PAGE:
I thought about whether or not to write this today, thinking it might be too cynical to be honest during the one time of the year when most people feel the most cheerful. Then I thought, "screw it, go ahead!" Not all of us come from perfect families and wonderful childhoods. We aren't all happy during the holidays.
I don't know why our culture crams joyfulness down our throats during the darkest time of the year. Seriously, I'm not making it up. It's a scientific fact that on December 21st, the sun reaches its farthest southward point. At winter solstice, the Northern Hemisphere has its shortest day and longest night of the year, thus darkness.
I'd rather hibernate than decorate a tree or shop for presents. The holiday season gives me two things: anxiety and stress. I don't think I'm alone on this. The more I try to be like everyone else - playing Christmas music, rushing around from store to store, decorating my place with lights, garland and ornaments and mailing out Christmas cards - the more depressed I become. (God forbid I should forget to send a card to that person - who was it again?)
Holidays can bring out the worst in people. It's not fun for me to remember past Christmases. Now, not all of them were horrible. Some were downright pleasant, like my kids' first Christmases, or that one where I got exactly what I wanted when I was a little kid. Or that year that my husband and I decided to stay home and spend Christmas day with the kids, go to the park and throw a football around with them, eat a meal we prepared together and watch movies all night long.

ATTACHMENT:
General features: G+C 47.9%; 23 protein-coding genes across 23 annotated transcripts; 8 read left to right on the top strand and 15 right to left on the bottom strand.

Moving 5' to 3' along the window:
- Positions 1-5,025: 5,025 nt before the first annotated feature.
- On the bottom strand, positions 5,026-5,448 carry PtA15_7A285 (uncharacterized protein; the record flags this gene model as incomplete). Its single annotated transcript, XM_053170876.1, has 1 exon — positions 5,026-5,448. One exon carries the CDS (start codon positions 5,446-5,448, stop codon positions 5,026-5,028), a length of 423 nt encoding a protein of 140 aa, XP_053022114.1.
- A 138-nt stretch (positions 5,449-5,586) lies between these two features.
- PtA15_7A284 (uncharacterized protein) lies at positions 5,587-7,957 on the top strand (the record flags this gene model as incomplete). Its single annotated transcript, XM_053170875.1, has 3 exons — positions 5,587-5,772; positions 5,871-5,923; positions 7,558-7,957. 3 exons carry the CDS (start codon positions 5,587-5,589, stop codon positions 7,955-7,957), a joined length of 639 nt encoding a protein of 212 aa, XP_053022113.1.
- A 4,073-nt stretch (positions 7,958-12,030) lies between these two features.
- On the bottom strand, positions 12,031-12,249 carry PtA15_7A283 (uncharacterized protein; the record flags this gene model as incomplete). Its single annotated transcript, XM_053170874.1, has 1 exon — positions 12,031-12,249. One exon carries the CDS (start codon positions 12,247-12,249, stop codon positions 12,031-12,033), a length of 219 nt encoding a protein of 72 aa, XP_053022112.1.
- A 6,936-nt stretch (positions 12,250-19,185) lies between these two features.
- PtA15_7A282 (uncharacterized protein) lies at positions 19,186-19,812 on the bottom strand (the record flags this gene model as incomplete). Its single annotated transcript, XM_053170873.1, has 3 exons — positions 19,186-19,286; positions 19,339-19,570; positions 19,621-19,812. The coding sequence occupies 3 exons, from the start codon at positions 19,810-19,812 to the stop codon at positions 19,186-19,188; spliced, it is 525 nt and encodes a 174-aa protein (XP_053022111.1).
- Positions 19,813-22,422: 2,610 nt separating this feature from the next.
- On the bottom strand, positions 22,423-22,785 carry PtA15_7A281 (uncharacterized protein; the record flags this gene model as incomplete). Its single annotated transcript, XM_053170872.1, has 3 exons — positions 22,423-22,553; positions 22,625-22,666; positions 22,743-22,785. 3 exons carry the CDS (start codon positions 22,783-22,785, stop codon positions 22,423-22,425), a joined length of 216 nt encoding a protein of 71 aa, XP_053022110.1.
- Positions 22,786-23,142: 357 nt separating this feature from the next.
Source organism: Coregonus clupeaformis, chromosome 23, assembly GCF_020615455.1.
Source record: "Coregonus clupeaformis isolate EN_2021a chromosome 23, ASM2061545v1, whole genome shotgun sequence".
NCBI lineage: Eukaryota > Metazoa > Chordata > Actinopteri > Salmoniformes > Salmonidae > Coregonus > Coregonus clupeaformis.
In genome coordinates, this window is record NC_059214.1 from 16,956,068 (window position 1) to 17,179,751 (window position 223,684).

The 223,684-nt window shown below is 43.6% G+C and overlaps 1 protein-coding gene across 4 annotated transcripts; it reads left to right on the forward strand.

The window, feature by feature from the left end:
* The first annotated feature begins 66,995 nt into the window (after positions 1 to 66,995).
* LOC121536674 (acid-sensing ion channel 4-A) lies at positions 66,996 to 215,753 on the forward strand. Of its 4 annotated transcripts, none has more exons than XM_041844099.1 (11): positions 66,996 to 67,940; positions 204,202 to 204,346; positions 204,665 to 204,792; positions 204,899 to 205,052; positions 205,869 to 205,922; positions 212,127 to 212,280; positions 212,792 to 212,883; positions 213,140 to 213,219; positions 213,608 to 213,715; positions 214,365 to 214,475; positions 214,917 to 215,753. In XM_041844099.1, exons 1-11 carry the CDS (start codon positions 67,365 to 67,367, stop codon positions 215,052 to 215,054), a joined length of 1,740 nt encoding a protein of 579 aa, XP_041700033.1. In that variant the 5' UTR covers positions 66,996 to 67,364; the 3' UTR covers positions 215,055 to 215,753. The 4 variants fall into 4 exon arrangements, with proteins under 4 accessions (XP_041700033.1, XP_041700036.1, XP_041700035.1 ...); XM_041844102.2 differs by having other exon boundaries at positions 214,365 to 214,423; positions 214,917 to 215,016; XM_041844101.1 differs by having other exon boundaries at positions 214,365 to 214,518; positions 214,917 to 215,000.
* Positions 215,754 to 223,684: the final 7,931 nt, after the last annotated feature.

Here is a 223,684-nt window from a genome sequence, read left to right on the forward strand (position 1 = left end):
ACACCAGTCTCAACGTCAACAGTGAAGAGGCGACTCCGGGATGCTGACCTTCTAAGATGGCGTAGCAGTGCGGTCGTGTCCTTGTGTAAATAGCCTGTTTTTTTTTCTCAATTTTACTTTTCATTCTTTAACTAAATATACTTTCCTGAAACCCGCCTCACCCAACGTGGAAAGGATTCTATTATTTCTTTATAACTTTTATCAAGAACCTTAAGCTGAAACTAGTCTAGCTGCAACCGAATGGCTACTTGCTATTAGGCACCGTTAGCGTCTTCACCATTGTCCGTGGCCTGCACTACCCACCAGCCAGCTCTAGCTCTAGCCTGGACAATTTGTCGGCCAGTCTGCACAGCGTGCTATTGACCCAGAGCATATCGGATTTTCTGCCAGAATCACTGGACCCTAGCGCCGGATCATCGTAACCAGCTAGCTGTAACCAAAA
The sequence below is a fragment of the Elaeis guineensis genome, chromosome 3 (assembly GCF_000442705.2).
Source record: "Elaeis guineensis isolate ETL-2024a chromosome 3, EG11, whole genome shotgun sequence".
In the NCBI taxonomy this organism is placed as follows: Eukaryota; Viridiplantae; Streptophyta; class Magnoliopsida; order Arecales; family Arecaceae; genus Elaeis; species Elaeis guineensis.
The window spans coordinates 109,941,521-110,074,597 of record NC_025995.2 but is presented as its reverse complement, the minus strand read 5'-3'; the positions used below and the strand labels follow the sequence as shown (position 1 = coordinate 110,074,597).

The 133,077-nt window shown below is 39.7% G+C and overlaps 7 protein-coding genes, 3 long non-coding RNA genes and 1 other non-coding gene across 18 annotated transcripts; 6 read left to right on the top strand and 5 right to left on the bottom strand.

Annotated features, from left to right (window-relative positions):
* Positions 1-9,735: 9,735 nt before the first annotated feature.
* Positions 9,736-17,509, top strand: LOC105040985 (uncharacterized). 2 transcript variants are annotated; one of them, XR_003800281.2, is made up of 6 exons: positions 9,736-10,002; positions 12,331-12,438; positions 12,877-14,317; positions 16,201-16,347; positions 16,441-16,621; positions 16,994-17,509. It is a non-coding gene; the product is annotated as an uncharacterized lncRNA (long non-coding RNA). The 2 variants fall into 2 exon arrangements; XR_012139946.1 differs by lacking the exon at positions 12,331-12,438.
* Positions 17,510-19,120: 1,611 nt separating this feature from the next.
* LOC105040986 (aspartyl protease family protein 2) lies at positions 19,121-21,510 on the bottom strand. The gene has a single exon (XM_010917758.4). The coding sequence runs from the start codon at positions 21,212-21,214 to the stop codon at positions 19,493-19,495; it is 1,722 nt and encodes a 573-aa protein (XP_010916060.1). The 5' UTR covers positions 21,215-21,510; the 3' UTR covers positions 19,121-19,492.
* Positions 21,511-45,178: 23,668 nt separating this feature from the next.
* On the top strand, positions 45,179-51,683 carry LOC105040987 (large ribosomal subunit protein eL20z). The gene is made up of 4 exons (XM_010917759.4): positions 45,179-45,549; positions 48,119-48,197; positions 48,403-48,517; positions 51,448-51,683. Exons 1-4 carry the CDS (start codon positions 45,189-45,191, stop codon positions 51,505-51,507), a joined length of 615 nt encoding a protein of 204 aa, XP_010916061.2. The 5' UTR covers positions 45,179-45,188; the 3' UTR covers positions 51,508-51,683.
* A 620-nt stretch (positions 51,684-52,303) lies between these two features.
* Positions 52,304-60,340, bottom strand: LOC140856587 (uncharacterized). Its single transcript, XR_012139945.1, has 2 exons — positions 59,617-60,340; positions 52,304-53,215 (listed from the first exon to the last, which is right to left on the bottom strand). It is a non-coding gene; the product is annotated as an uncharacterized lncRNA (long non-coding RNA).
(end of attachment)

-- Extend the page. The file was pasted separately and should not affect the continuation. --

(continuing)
But the pressure of keeping up with society's idea of what Christmastime should be, pushes me further and further into frustration and exhaustion. I'm not a consumer. I don't shop at malls or big box-stores. I'm not one of those people who joins the hordes at the Walmart doors just before midnight on Thanksgiving night to get the best deals on the latest and greatest junk that no one really cares about.
I remember the last Christmas I spent with my dad, just weeks before he committed suicide. I remember the first Christmas after my divorce, and how I couldn't afford much for my kids. I remember harsh words from alcoholic family members, and feeling less-than, not good enough and crawling back into bed to sleep all day. I remember shopping till I couldn't move anymore, wrapping gifts into the wee hours of Christmas Eve night and attempting to cook the perfect homemade meal, only to be criticized and judged.
For those who are like me - the misfits of dysfunctionality - fear not! We don't have to fall into the false belief that the holidays will make us feel better, bond families and cure all. (If they do for you, hallelujah!) It is totally okay to not feel jolly. Here's what I do (and maybe it'll work for you):
I take care of me first. What does that mean?
Remember, there is no right or wrong way to celebrate and survive the holidays. Peace to you during this, the darkest time of the year.
Monday, November 27th, 2017